Panama's idyllic islands are threatened by a rising sea, but one community has a plan... The Guna Yala archipelago is made up of dozens of tiny, tropical, low-lying islands off the Caribbean coast of Panama. They are populated by the Guna people - Latin America's most fiercely independent, and many would say, most savvy, indigenous group. But the Guna are in trouble. Rising sea levels as a result of climate change, together with a growing population, threaten island life. The Guna aren't alone of course - millions of people around the globe could be displaced from coastal villages as the oceans envelop land in the coming decades. But unlike most vulnerable groups, the Guna of Gardi Sugdub island have a plan. They are intent on building a new community on the mainland, and re-locating. Could their efforts provide a model for other communities confronting climate displacement in the region, and even beyond?
Photo Credit: Simon Maybin.
Starting from Scratch in Uganda
Uganda has now taken in more than a million refugees who have fled civil war in neighbouring South Sudan. And more are coming every day. It's said that Uganda has the most generous refugee policy in the world, with new arrivals given land and allowed to work. But the majority of South Sudanese refugees are women and children who have lost almost everything and, as Ruth Alexander discovers, the reality of starting a new life from scratch is far from straightforward.
Produced by John Murphy.
Bulgaria on a Cliff Edge
What's it like to live in the country with the fastest-shrinking population in the world? In the mountain village of Kalotinsi in western Bulgaria, there is no shop, no school, no bus service. Until a few decades ago, 600 people lived here but now most of the houses stand empty. Thirteen residents remain, struggling to make a life in a place most people have given up on. There are many other near-deserted villages like this in Bulgaria. With women having few children, and many choosing to work abroad, Bulgaria is facing a population crisis. Ruth Alexander travels to the country to find out what life is like for those left behind, and to ask what is being done to reverse the population decline.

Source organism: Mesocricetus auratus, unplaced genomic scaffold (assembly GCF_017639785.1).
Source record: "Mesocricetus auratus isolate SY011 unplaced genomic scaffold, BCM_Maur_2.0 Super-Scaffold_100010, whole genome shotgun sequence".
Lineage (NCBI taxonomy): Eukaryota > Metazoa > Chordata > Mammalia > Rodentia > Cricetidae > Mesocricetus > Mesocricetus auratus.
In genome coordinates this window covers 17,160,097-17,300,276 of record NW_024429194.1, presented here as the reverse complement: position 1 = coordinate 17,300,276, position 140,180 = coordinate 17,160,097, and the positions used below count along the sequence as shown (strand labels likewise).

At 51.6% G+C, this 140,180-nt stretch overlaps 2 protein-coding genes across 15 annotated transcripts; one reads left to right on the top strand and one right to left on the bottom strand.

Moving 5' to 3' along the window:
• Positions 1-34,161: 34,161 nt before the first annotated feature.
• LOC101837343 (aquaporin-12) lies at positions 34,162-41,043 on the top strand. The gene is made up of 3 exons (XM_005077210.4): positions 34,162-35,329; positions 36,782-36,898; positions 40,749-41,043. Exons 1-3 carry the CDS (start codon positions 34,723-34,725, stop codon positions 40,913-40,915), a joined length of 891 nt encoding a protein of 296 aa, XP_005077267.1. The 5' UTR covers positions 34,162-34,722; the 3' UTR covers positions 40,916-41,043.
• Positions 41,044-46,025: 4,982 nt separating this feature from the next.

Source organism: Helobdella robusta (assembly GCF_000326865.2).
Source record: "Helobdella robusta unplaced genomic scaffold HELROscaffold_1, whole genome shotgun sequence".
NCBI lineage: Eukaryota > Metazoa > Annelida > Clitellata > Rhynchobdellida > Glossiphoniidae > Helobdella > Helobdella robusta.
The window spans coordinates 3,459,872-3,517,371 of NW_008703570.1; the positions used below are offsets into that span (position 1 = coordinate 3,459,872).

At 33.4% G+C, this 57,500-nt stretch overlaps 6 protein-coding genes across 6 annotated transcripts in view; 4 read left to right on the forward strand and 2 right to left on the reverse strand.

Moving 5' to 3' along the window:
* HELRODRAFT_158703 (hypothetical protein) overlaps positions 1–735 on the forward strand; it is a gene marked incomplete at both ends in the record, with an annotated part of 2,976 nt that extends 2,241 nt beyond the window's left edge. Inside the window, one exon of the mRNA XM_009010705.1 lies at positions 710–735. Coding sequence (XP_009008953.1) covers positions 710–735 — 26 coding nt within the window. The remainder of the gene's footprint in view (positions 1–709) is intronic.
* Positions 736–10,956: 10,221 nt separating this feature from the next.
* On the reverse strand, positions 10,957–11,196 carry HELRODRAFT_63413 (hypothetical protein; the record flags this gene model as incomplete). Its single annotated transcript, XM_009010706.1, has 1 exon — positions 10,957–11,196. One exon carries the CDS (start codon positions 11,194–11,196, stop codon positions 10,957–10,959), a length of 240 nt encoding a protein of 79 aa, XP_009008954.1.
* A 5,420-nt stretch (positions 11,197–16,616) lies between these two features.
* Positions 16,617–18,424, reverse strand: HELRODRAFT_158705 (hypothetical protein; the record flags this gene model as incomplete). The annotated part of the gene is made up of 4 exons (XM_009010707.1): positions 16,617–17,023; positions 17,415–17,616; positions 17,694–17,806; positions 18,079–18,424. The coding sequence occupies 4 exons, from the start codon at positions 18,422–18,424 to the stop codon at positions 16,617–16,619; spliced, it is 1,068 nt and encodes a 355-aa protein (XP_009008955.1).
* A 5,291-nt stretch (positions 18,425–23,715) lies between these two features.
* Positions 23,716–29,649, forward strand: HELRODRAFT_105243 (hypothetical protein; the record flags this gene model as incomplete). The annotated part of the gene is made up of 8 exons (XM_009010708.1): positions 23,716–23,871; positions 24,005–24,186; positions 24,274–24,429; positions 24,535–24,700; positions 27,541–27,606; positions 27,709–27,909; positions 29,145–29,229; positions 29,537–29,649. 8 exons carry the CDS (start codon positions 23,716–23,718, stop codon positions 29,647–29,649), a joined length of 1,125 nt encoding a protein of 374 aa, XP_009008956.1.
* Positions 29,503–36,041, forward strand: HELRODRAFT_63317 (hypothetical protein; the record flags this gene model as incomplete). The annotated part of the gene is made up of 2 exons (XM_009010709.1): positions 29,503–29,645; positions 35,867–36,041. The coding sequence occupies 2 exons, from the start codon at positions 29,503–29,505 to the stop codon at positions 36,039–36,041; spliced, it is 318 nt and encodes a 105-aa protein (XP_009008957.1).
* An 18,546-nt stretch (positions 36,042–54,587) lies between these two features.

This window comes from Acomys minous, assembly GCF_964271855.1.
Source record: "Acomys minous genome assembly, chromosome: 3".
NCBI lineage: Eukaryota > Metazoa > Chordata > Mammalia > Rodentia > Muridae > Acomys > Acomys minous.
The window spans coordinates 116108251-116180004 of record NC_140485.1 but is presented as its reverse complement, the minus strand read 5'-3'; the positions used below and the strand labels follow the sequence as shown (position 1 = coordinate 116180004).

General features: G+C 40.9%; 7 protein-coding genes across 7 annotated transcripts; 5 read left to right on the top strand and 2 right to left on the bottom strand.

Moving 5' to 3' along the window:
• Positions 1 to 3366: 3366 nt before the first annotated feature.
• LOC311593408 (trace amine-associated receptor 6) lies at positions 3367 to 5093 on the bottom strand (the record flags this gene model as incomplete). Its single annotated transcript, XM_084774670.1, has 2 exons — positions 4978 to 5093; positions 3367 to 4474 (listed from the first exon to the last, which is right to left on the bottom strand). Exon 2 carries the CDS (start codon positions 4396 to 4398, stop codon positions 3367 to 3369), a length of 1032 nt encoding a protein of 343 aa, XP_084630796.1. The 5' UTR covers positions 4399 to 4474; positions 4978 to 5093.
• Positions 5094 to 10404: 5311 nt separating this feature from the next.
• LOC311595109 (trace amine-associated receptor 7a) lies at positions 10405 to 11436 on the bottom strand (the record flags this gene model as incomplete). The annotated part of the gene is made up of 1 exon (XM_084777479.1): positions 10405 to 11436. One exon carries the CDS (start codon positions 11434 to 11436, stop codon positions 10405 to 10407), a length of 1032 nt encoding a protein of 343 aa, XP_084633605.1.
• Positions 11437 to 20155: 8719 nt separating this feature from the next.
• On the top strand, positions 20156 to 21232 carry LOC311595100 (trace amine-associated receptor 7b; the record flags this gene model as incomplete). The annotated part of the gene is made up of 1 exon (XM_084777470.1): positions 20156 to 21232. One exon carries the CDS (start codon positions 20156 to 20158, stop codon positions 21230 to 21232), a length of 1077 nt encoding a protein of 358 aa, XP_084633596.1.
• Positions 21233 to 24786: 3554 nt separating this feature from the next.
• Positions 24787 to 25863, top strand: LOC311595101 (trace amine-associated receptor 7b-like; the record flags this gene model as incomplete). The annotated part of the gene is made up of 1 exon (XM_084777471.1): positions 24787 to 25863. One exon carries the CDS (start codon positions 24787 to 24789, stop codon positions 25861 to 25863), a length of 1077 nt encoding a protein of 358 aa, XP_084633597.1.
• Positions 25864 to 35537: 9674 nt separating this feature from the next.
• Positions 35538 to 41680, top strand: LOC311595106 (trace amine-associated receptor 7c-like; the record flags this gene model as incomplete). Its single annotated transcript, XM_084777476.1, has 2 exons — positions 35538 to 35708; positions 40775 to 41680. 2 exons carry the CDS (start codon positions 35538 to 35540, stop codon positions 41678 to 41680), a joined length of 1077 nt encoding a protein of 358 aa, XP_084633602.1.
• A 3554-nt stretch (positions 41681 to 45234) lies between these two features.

Producer: John Murphy.
Abdi in America
A young Somali refugee struggles to live the American dream in the USA's whitest state, during the rise of Donald Trump. Is the dream still possible?
In December 2014, in 'Abdi and the Golden Ticket,' the BBC's Leo Hornak followed Somali refugee Abdi Nor Iftin as he battled to make it to America through the US green card lottery.
Since then, Abdi been trying to make a new life for himself in the US state of Maine, striving to become a 'real American'. He hopes to get educated and start a career, but the pressures of supporting a family in Mogadishu make this seem ever more difficult. And then there is the plan to have his brother Hassan join him.
The state of Maine remains almost entirely white, and amid growing public fear of Muslims and immigration, Abdi's American dream runs into obstacles that he never expected. Using personal conversations and audio diaries recorded over three years, 'Abdi in America' documents the highs and lows of one man's struggle to become American.
Producer - Michael Gallagher.
The Sailors of Sevastopol
Tim Whewell meets the sailors of Sevastopol. The Crimean coast of the Black Sea has such an allure that Russia risked the world's censure by seizing it from Ukraine in 2014. Home of the Black Sea fleet; seaway to the Middle East and spiritual heart of Russian orthodox Christianity, Crimea and it's naval port, Sevastopol, is a defining part of Russian identity. The Russian navy is now modernising and expanding its historic fleet so as to strengthen Moscow's campaign in Syria in support of President Assad, and against the so-called Islamic State. But what have been the costs of gaining this valuable prize?
Producer: Monica Whitlock.